Acupuncture’s analgesic effects comprise a topic on which the clinical and research communities tend to part ways; while clinically, pain is very often one of if not the most frequent driver of patient visits (and pain relief, a primary reason for patient satisfaction), the research paints a somewhat murkier picture. For reasons discussed previously, namely methodological flaws owing to the inherent disconnect between Chinese medicine and the western biomedical research construct which attempts to evaluate it, acupuncture research has yielded conflicting results; whereas some research points to significant reductions in pain and equally valuable improvements in quality of life, often systematic reviews and meta-analyses are reticent to recommend acupuncture owing to limited effect sizes relative to sham control, inadequate blinding, lack of methodological uniformity across studies, and other factors. Though a substantial number of systematic reviews and meta-analyses have demonstrated the benefits of acupuncture for the treatment various chronic pain and autoimmune conditions,72,73,74,75 others have concluded that acupuncture cannot be recommended on the grounds of inconsistent methodology across the trials analyzed, owing in large part to variant sham techniques, which may include needling of non acupuncture points (‘off channel’ points), non-insertive needling of true acupuncture points, non-insertive needling of non acupuncture points, and needling of true points deemed irrelevant to the condition being treated. With all of these options serving as sham controls to true, or verum, acupuncture, it is easy to see how they might lead to confusing and conflicting results. At the heart of this issue lies an inadequate understanding of the physiological similarities and differences between verum and sham acupuncture; because sham acupuncture is not physiologically inert, it often demonstrates some measure of efficacy in benefiting the patient population being studied, which creates an obstacle to isolating and validating the effects of verum acupuncture. While a sham should be predicated on the knowledge of how sham controls are both physiologically similar to and disparate from the verum intervention, in reality acupuncture studies tend to utilize shams focused on what to mimic based on known similarities with verum acupuncture, essentially sidestepping a major potential confounding element.109 While our knowledge of acupuncture – and by extension, sham acupuncture – mechanisms has grown exponentially in recent years, the tendency towards using shams that mimic acupuncture with no regard for what should be avoided indicates a significant gap in our understanding of sham acupuncture and therefore, the ability to construct a viable one.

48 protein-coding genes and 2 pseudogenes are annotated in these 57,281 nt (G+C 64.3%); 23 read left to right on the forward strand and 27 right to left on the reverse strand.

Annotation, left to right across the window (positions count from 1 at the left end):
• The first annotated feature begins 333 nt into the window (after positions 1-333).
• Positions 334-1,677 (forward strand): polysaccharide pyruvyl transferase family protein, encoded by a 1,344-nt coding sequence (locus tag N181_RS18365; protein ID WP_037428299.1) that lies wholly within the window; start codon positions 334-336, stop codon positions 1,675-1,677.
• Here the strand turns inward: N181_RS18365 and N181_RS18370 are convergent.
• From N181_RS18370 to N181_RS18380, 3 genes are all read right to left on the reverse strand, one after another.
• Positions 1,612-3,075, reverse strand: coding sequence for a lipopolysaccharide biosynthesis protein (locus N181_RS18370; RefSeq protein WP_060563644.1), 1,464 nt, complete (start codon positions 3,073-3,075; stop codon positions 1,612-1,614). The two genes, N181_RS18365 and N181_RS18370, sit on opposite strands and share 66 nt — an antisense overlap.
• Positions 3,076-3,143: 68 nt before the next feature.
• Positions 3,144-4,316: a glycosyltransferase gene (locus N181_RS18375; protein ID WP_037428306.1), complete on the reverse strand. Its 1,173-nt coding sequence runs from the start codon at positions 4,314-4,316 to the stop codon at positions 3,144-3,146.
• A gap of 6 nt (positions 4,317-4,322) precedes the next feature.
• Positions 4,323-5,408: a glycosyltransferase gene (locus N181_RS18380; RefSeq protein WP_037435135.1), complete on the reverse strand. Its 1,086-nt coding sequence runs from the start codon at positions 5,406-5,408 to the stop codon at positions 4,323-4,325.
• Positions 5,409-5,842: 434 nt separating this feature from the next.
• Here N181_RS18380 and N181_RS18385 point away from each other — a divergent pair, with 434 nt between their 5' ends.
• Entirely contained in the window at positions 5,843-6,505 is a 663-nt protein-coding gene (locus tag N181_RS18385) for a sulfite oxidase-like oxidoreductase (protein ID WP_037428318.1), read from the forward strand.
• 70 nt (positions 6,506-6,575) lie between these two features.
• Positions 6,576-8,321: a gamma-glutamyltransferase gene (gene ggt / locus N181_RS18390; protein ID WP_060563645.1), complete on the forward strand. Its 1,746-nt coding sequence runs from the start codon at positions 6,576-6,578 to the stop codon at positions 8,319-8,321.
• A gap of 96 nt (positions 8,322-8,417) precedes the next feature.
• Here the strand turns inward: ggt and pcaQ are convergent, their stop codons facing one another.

Though an extensive review of factors that prohibit a more comprehensive research-born understanding of acupuncture is tangential to the focus of our acupuncture analgesia discussion, because these factors influence the outcomes that inform the sometimes-puzzling evidence base, our conversation cannot be readily carried out without referencing these variables. To that end, the following section aims to focus on the most salient and well established data regarding acupuncture analgesia, while providing context to account for the heterogeneity of results both across and within various pain conditions, autoimmune or otherwise.
Acupuncture Analgesia Research: Reconciling Inconsistencies
Worth mentioning at the outset of this discussion on acupuncture analgesia is that there exists a dichotomy between research acupuncture and clinical acupuncture which may be sufficient to account for some of the differences in results observed in these two settings. While research acupuncture needling aims to elicit a strong sensation from the patient and is often administered in a short-term fashion, clinical acupuncture typically seeks to evoke a milder stimulation and a relaxation response; further, the duration of clinical acupuncture may extend beyond that seen in a research setting, guided by the principles that treatment effects are cumulative, augmented over time and successive treatments, and that a patient’s prognosis and recommended treatment duration is largely individually-based and to that end, variable.
Mechanisms of Acupuncture Analgesia